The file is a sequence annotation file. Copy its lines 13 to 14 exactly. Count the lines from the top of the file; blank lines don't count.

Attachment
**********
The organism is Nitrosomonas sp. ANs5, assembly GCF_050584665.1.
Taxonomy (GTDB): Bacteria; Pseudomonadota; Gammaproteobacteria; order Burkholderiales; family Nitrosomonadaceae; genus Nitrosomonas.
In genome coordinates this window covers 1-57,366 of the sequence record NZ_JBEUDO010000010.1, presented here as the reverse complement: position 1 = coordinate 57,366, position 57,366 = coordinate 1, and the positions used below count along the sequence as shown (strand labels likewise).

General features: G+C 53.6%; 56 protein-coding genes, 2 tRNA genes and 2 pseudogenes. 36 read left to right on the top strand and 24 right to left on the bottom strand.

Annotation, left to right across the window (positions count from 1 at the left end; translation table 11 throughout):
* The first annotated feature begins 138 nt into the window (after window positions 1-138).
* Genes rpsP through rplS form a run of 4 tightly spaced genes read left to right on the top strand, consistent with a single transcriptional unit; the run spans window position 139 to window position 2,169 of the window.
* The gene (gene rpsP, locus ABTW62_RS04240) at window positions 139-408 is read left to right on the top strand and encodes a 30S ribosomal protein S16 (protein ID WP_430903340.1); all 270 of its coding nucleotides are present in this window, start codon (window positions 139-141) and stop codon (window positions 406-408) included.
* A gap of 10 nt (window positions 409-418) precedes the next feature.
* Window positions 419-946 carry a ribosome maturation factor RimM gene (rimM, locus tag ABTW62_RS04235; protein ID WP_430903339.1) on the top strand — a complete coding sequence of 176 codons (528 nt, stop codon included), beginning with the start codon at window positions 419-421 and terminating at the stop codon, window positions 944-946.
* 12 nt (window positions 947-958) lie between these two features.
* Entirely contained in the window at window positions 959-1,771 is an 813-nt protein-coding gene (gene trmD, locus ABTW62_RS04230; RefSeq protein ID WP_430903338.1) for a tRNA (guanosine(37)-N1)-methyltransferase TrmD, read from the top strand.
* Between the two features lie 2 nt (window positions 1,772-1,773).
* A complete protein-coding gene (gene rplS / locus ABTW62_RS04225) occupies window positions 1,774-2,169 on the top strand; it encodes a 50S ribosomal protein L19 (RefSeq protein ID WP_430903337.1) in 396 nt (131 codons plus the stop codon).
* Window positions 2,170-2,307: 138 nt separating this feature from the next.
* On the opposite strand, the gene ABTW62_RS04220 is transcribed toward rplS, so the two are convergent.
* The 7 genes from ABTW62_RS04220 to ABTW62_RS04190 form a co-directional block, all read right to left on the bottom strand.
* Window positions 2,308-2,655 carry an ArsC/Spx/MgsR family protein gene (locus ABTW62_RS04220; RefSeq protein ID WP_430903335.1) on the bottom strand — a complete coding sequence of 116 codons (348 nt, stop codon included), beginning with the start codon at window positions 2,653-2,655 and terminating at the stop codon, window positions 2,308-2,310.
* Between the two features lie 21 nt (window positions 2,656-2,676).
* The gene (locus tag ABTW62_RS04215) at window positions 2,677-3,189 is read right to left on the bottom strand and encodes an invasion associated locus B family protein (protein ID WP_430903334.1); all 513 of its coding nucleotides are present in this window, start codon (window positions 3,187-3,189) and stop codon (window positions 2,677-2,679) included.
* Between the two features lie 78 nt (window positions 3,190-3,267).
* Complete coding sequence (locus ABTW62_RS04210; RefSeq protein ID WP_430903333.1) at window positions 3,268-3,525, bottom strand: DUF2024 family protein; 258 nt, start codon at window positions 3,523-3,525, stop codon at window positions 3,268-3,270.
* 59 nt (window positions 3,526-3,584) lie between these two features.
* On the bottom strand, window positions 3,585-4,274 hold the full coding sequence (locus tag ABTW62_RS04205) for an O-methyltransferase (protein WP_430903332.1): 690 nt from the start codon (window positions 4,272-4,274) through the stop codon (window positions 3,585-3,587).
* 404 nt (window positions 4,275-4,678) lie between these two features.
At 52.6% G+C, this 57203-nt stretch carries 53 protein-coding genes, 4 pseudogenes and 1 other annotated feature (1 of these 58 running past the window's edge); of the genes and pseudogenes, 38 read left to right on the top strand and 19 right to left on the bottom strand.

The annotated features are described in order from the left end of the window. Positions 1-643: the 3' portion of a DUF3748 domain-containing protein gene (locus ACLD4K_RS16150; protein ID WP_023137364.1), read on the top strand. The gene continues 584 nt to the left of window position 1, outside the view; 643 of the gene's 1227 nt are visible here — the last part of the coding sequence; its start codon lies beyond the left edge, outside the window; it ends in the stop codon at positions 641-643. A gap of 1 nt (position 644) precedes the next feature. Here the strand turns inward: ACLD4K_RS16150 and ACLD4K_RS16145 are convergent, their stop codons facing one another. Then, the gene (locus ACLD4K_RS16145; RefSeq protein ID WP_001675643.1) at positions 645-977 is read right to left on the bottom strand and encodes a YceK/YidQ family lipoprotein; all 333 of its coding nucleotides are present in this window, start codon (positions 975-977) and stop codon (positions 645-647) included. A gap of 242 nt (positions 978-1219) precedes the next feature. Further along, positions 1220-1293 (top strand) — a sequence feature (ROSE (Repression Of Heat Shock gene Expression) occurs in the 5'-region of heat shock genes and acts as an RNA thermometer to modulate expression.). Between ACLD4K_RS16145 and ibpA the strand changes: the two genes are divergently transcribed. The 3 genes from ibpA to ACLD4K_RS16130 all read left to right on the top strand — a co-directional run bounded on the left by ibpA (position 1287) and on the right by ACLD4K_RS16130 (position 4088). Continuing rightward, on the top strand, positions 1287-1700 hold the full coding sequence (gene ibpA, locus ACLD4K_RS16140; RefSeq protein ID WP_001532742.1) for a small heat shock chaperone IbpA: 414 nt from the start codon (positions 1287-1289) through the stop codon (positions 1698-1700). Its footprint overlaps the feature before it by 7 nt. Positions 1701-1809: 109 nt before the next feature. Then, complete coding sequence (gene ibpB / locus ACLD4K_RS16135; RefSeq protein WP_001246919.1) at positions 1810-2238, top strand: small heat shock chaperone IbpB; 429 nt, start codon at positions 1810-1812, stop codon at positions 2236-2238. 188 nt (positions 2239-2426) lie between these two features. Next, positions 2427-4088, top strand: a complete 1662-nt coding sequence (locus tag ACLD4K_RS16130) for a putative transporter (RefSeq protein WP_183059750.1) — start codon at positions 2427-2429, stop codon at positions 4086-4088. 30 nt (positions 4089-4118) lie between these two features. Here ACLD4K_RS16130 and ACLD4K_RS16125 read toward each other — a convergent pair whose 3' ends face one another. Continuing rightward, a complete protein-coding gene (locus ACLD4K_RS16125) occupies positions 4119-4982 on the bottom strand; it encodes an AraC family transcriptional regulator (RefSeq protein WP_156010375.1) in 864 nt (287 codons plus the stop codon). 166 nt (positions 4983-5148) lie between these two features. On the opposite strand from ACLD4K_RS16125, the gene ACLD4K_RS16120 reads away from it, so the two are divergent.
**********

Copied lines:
* Between the two features lie 2 nt (window positions 1,772-1,773).
* A complete protein-coding gene (gene rplS / locus ABTW62_RS04225) occupies window positions 1,774-2,169 on the top strand; it encodes a 50S ribosomal protein L19 (RefSeq protein ID WP_430903337.1) in 396 nt (131 codons plus the stop codon).